Although the nonprofit operates out of Kingsville, MO, Camp Valor’s competitive shooting program is located nearby DC in Fairfax. When I found that out, we linked up and I went to shooting clinic and a couple of matches to see what they are all about.
This week we interviewed Camp Valor Outdoors’ Chief Operating Officer, Army Veteran retired Colonel Denise Loring. She is a world class competitive shooter, having shot in a CMP and NRA Nationals, USA Olympic Trials (Air Rifle), and World Championships. We talked about Camp Valor's mission, Denise being recruited to the Army specifically for shooting, what else she did in her 29+ year career, her transition out, and how she came to find a home with Camp Valor Outdoors.
#BtBattle Veteran of the Week:
Army Veteran Charlie Challelea
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This week we’re revisiting Reading, PA’s WWII Weekend. For three days (June 7-9) the MidAtlantic Air Museum brought in WWII Veterans, reenactors and a full air show.
READ AND LISTEN TO PART ONE
This week we share two more WWII Veteran’s stories that the gentlemen were gracious enough to share over the weekend.
Walter Stitt was a part of General Patton’s 3rd Armored Division. As an M4 Sherman Tank Gun Loader, he saw time in Normandy, Northern France, the Rhineland Campaigns and he was one of the first tanks to cross the Siegfried Line – receiving a Purple Heart in the process. Later Walter became a pastor and gave the closing remarks to the final 3rd Armored Division Association’s reunion in 2010.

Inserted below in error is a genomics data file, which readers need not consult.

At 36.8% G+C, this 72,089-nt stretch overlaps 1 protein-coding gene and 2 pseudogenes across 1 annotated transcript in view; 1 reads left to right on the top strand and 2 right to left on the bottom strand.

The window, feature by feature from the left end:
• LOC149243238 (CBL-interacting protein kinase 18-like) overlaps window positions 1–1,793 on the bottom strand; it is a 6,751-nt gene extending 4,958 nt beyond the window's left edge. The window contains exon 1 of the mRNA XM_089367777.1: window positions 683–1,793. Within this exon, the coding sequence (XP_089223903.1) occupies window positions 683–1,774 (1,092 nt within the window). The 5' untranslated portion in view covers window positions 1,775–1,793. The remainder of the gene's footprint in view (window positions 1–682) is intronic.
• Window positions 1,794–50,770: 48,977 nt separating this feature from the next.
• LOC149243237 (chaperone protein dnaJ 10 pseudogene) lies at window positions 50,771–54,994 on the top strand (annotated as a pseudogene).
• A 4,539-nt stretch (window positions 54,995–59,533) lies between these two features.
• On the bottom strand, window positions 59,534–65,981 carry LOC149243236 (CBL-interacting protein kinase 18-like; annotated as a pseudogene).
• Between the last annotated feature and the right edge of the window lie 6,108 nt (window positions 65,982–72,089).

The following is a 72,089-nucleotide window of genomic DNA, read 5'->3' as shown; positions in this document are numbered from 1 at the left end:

Victor Maurelli is a WWII and Korean War Veteran. He was a Navy Frogman from the early 1940s to 1955. During WWII, Victor served in Guam, Philippines and during the Battle of Midway. Frogmen were underwater demolition-men and are the forefathers to the current Navy SEAL teams. Frogmen were responsible for diving underwater and destroying defensive barriers before an amphibious landing. Frogmen served in both the European and Pacific Theatres. During WWII Weekend, Victor spent some time with Borne the Battle and shared some of his incredible stories.
Enjoy both of these unique stories.
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#BtBattle Veteran of the Week:
Army and Korean War Veteran Dale Quick